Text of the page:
UK would suffer £70bn and recession if Europe bans Russian oil and gas, Rishi Sunak fears

The UK would suffer a £70billion economic hit and plunge into recession if Europe immediately bans Russian oil and gas imports, Rishi Sunak has warned privately.

Boris Johnson has urged EU allies to follow the UK’s own planned boycott of oil – and potentially gas – exports from Moscow, to punish its invasion of Ukraine.

Corn The Independent learned that the Chancellor feared the devastating impact on Britain’s economy if the EU acted now, underscoring Europe’s collective dependence on Russia for its energy needs.

Mr Sunak told his fellow ministers at a cabinet meeting that he would “immediately” withdraw up to £75billion from the UK economy – the equivalent of around 3% of gross domestic product ( GDP), revealed a source close to the discussions.

This would in turn push the UK into recession in 2022, at a time when households are already facing the worst cost of living crisis in decades, triggered by rising inflation and soaring utility bills. fuel and power.

It shows how – despite Mr Johnson’s call for countries to end their ‘reliance’ on Russian hydrocarbons – there is some private relief in London that there is no total embargo of the EU.

There is pressure in mainland Europe for the EU to go further, which has seen more than 100 MEPs sign a letter calling on Brussels to impose a ban immediately.

Mr Sunak told the cabinet last week that the move would lead to recessions in European countries, as well as the UK.

As he flew to Saudi Arabia this week – in an attempt to persuade the kingdom to turn on the oil taps – Mr Johnson compared Vladimir Putin to a drug trafficker, urging European countries to “get rid of of this addiction.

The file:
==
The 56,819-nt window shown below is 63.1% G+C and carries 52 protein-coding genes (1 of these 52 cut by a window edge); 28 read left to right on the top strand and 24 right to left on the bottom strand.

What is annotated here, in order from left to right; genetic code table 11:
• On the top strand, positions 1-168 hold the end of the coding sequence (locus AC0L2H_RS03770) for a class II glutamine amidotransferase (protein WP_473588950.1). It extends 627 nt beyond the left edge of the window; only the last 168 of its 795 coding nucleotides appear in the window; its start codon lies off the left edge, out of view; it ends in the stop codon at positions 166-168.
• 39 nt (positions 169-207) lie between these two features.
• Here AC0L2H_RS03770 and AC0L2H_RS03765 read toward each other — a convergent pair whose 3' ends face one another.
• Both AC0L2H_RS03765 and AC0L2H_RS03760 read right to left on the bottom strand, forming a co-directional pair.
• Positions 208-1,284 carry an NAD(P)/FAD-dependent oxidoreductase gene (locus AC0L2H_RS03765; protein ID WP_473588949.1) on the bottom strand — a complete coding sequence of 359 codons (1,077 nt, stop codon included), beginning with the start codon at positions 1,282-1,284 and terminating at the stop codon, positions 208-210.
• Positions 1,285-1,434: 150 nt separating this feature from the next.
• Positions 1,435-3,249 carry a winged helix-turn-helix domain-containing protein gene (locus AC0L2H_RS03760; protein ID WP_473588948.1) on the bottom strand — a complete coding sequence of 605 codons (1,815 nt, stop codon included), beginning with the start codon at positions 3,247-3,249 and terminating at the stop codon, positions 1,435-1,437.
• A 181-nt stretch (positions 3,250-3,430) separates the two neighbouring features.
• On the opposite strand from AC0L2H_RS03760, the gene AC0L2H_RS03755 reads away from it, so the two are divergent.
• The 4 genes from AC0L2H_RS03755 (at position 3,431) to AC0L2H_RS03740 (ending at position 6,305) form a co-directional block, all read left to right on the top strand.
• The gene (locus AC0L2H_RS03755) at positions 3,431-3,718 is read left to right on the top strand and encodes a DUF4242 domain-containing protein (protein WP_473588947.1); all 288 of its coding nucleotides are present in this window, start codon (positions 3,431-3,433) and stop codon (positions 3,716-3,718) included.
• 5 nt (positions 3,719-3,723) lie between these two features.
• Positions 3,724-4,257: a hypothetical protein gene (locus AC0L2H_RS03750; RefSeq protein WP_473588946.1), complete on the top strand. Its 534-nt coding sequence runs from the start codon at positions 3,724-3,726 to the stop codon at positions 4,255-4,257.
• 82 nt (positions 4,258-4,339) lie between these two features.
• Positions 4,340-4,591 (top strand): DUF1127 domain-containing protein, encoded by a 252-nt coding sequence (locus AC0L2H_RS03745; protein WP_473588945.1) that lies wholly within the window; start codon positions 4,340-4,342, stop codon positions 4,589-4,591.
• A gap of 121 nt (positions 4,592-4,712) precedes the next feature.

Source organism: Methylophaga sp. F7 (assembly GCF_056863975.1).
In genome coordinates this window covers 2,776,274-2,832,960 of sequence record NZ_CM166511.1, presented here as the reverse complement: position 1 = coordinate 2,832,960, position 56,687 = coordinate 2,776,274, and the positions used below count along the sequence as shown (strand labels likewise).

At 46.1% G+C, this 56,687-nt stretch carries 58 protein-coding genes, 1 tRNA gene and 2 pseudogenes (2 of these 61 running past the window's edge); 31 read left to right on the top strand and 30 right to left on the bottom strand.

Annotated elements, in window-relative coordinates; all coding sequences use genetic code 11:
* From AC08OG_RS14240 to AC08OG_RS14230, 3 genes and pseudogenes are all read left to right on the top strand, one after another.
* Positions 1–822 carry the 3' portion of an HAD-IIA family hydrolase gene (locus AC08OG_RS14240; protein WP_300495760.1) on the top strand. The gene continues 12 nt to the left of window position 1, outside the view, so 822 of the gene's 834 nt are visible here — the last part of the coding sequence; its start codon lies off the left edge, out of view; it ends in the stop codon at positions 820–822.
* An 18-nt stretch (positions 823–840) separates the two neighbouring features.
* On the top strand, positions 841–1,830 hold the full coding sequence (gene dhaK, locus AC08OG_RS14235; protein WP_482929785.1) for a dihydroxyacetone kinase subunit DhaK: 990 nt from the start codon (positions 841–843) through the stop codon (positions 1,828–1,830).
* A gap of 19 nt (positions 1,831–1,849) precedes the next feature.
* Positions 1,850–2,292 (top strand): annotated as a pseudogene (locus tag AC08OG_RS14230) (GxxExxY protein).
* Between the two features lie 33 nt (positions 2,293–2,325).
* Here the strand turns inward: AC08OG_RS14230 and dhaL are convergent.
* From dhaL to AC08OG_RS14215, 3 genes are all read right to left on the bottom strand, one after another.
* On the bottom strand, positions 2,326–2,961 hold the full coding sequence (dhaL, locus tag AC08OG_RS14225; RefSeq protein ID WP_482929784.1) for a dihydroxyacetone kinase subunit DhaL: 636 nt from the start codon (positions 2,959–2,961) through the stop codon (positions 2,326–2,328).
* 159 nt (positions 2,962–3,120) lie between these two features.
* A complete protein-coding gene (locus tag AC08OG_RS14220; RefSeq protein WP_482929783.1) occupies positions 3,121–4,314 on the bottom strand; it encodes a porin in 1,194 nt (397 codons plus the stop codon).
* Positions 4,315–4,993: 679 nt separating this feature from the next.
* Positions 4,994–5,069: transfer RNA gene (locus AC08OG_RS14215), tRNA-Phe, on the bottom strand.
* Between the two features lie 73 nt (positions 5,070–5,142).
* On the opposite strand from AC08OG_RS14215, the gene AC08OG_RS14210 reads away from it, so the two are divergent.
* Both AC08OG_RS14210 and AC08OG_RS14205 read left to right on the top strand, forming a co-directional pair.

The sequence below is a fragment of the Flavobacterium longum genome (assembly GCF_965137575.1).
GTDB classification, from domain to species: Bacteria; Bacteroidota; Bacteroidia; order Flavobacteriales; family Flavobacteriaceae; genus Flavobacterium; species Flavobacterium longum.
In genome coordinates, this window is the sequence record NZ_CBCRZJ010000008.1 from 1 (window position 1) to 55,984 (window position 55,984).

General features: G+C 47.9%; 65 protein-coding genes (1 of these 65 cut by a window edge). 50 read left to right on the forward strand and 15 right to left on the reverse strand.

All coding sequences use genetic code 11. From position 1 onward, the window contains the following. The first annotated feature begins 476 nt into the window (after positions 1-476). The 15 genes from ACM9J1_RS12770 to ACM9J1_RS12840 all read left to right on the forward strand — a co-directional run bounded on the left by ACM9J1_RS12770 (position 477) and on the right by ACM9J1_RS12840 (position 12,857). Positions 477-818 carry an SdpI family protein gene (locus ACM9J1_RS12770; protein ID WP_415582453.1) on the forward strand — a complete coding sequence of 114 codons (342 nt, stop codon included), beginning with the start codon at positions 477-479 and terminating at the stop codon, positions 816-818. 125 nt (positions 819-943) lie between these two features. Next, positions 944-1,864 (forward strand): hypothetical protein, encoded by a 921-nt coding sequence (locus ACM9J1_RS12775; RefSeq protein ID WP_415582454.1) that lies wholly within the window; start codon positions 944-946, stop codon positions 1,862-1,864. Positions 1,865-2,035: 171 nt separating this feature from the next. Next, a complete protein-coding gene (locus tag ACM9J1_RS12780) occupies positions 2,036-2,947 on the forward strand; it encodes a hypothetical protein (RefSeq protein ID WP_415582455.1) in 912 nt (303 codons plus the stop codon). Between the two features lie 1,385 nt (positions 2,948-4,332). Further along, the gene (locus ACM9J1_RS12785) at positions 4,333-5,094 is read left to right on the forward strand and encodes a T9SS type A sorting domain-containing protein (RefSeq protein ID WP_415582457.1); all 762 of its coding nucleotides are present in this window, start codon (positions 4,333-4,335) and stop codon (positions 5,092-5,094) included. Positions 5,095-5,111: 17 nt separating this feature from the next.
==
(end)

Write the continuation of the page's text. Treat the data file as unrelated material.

And he blamed this addiction for Putin’s murderous assault on Ukraine, saying: “That’s why he feels capable of bombing maternity wards. That’s why he’s emboldened enough to launch indiscriminate assaults on fleeing families.

The UK announced last week that it would end Russian oil imports by the end of the year, while “exploring options” to end gas imports as well.

In a series of coordinated moves, the US went further, announcing an oil and gas ban to deliver “another mighty blow to Putin’s war machine”, Joe Biden said.

The EU plans to cut Russian natural gas consumption by two-thirds this year, while aiming for a complete break with its biggest energy supplier before 2030.

The task is much more difficult for the EU, which depends on Russia for 40% of its gas and around a quarter of its oil – compared to 4% and 8% respectively for the UK.

Indeed, there were fears that the Kremlin could cut off the supply itself, in retaliation for Western sanctions and arms sent to bolster Ukraine’s resistance.

Instead, Russia earns hundreds of millions of dollars a day from its oil and gas exports, undermining sanctions and funding war.

Germany has frozen the approval process for the Nord Stream 2 gas pipeline, which is designed to double the flow of Russian gas.

But the European Central Bank estimated that a 10% cut in gas supply would cut eurozone GDP by 0.7% and said the cut “could be bigger”.

A Treasury spokesman said: “We continue to monitor the impacts of Putin’s invasion of Ukraine on the cost of living here, so we are keeping our approach under review.”